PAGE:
One of the nice things about Jessabelle is that it isn’t trying too hard. It’s a perfect example of a horror movie for whom a PG-13 or an R rating is irrelevant, because it relies on creeping dread rather than brutal violence to scare its audience. Director Kevin Greutert is presumably hoping to break free from his torture-porn past (he directed both Saw VI and Saw 3D: The Final Chapter) by directing a slow-burn psychological horror movie, and acquits himself admirably in that respect. There isn’t a single jump scare in this thing. On the other hand, it would be nice if Jessabelle tried a little harder.
That may seem contradictory, but while Jessabelle puts plenty of effort into atmosphere—the swampy greens and warm sunny yellows from cinematographer Michael Fimognari are a nice touch—none of that matters when the twists and turns aren’t especially creative. The standalone horror scenes are creepily effective, but thoughtfully done or not, the screenplay, written by comedian Robert Ben Garant, is ultimately a by-no-means-groundbreaking haunted house story with a Southern gothic twist (there’s even a burned-down church with occult significance like on True Detective).
We open on our heroine, Jessie (relative newcomer Sarah Snook), leaving her apartment on her way to move in with her boyfriend. He and their unborn child are killed in a dramatic car crash immediately afterward, and temporarily paralyzed and with nowhere else to go, Jessie returns to her rural Louisiana hometown to recuperate. When she arrives, her estranged father, Leon (David Andrews), tells Jessie she can stay in her dead mother’s room, and the mere mention of her name evokes both sadness and dread. The supernatural occurrences start right away, but intensify when Jessie discovers a box of VHS tapes recorded by her mother, Kate (Joelle Carter), shortly before she died. On the first tape, Kate reads her unborn daughter’s tarot cards, a seemingly innocent exercise that takes a turn for the frightening when Kate declares that there is an unwanted presence in the house.
Leon is angry when he catches Jessie with the first tape, but when he comes home to find her watching Kate’s second, much more accurate reading, he freaks out and takes the tapes outside to burn them, burning himself to death in the process. Enter Jessie’s (married) high school boyfriend, Preston (Mark Webber), who is still clearly in love with her. Eager to do anything she asks, he helps Jessie explore the family property, where they dig up a coffin containing the skeleton of a newborn. This is where Jessabelle is at its most intriguing, and also where it starts to level out. Obviously there are some dark family secrets at play, but in the process of discovering them the movie loses momentum, rendering the final revelation more of an “oh” than an “oh my God!”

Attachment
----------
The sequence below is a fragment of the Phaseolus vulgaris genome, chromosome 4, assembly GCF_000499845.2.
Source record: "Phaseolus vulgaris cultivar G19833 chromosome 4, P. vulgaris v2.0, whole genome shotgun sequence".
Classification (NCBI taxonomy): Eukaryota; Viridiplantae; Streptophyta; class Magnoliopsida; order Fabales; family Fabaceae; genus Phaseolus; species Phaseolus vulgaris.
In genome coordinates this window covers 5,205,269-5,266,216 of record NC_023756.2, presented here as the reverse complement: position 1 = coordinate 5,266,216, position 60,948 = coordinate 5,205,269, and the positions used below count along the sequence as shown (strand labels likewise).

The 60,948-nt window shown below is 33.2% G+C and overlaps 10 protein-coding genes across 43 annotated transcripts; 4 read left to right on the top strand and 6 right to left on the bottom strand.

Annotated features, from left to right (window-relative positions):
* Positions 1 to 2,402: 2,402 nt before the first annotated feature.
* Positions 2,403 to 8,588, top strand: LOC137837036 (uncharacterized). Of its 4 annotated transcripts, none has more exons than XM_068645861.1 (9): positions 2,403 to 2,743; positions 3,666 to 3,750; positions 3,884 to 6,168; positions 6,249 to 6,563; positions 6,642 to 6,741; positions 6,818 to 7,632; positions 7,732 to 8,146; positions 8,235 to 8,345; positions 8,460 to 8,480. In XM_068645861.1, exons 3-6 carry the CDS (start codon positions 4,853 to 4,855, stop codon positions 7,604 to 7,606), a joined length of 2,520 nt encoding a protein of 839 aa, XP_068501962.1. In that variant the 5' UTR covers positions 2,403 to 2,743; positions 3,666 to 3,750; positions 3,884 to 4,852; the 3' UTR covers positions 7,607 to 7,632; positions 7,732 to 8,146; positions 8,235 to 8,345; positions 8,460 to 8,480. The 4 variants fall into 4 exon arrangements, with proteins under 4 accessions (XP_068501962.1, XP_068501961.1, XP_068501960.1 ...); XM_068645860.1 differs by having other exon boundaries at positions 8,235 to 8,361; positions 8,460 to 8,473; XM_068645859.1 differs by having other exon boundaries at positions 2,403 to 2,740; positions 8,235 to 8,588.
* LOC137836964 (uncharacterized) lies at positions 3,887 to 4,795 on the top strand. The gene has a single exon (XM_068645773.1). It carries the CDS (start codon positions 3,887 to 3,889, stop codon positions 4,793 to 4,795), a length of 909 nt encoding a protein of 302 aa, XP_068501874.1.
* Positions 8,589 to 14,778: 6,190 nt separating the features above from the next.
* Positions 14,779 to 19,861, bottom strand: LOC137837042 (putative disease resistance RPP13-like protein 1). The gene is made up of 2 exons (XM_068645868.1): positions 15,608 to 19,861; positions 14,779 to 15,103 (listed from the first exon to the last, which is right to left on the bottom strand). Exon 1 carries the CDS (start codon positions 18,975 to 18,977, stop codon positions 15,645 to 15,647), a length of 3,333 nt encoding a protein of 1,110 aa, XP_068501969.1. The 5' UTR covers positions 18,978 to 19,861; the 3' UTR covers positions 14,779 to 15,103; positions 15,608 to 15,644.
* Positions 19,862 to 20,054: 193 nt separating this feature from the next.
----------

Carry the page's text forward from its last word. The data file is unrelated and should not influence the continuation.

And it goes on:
Despite a couple of minor-but-puzzling details late in the film, Jessabelle is well thought out, and like the recent Housebound, provides a logical solution to the classic smartass question: If the house is haunted, why doesn’t Jessie just leave? Well, she can’t walk, for one thing, and everyone who could (rather literally) help her get out of there is methodically eliminated, until Jessie is forced to face her (also rather literal) demons. It’s this methodical quality that is Jessabelle’s downfall—the film is so intent on tying up loose ends that it gets distracted from turning the screws on the viewer and wanders off into a mediocre romance between reunited high-school sweethearts.
The boring parts of Jessabelle would be easily forgiven were it not for the fact that its themes and imagery are all so… expected. A key scene takes place in a bathtub, for example, which every horror fan knows means a drowned woman with long, tangled hair is soon to follow. (In her defense, Amber Stevens gives a feral and physically intense performance as the one-dimensional Dead Girl.) Leaving the theater, viewers may find themselves haunted by disappointment, not because Jessabelle lacks gore or cheap shocks, but because it fails to deliver on the promise of the deft tension-building in its opening scenes.